Fingerprints and forensic science go back a long way – they are probably the most traditional forensic science tool that people will mention if you ask them about solving crimes. Having said that, there have been some monumental stuff-ups when it comes to fingerprint ID; the Madrid bomb suspect misidentification springs to mind when a lawyer in the USA was wrongly detained because of use of a poor quality image for comparative purposes.
Ensuring that fingerprints are used properly and to best effect is one of the aims of the USA’s National Academy of Science’s review of forensic science, which slated a lot of forensic science being presented in court, demanded that standards be raised and science of all kinds be more rigorously tested before being used in court. The downside of this was that public faith in the justice system, and particularly science, was rattled. The upside is that there has been a lot of research over the last two years to regain that loss of faith.
Whether or not the recent Australian breakthrough on recovering old fingerprints has come about as the result of this renewed scientific investigation into fingerprints is not something to which I know the answer but if the technology works then it opens the door to more cold cases being reviewed. The University of Technology in Sydney has used nanotechnology to “detect dry and weak fingerprints, which are not revealed by traditional techniques. Nanotechnology reveals much sharper detail of amino acid traces from old fingerprints than existing methods. [The researchers’] aim is to detect fingerprints of any age on any surface. Specimens that previously went unseen are now being revealed using new chemical treatments that target amino acids.”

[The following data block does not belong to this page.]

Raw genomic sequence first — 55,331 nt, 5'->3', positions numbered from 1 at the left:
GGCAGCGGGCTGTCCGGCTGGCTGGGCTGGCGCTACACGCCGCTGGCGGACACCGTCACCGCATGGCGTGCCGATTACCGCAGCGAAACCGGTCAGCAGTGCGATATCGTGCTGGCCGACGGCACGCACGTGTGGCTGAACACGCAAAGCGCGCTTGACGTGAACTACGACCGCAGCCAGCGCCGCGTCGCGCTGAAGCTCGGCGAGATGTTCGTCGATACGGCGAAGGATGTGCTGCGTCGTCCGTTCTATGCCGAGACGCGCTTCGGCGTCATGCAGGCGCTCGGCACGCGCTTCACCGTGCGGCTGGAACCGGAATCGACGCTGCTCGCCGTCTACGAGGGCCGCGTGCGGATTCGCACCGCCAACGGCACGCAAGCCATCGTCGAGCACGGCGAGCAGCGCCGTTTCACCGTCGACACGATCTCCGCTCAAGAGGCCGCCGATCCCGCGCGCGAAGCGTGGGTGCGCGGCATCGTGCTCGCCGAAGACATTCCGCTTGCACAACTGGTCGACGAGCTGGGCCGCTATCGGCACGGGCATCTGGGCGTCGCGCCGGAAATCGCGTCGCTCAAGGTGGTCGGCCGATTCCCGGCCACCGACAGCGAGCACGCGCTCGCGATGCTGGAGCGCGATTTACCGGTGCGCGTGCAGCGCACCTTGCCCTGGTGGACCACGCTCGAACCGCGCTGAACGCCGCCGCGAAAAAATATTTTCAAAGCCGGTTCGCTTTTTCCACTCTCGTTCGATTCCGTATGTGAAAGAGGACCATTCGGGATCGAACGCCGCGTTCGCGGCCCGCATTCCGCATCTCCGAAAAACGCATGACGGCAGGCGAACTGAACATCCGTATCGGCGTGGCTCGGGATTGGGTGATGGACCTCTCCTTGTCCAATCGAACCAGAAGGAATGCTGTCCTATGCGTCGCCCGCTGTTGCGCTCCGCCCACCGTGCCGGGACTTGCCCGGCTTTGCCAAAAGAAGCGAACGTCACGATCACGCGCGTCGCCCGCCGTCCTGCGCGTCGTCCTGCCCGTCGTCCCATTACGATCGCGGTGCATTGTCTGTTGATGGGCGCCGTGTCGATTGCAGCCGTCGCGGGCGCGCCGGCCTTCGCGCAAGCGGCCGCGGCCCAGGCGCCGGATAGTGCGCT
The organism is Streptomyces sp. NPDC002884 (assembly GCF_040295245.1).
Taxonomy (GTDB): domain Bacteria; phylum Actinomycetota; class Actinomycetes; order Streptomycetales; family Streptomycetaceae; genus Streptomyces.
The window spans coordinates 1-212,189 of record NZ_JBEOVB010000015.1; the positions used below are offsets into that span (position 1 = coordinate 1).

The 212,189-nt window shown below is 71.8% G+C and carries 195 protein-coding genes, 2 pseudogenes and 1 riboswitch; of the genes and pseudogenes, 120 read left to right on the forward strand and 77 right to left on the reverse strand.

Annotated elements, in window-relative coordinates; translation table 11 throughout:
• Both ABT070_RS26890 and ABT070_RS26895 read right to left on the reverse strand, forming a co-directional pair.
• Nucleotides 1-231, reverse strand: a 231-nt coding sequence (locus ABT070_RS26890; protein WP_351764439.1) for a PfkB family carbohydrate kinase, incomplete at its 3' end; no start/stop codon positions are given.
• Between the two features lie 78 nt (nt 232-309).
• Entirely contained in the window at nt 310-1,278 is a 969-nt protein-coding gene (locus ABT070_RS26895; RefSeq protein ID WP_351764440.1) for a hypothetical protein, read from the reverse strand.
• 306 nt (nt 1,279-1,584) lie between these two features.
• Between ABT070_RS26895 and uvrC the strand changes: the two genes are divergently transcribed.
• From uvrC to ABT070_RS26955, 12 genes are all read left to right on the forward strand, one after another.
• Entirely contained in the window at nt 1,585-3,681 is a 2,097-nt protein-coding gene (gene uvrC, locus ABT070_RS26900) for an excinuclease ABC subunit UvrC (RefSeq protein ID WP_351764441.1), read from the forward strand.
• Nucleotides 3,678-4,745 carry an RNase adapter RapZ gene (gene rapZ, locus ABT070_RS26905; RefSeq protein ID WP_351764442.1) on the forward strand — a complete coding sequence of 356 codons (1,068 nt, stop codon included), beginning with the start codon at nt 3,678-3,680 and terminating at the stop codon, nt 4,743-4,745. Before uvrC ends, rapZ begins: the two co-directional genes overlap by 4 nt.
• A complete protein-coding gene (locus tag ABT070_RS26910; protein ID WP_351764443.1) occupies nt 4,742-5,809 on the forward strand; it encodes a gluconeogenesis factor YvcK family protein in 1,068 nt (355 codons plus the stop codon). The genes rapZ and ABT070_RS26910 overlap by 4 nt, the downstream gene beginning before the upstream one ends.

It will be interesting to see how well it works and whether this approach is adopted here in NZ. I guess it will come down to how easy it is to use and how much it costs to implement.
Thanks to Jennifer Nickel for drawing this to my attention.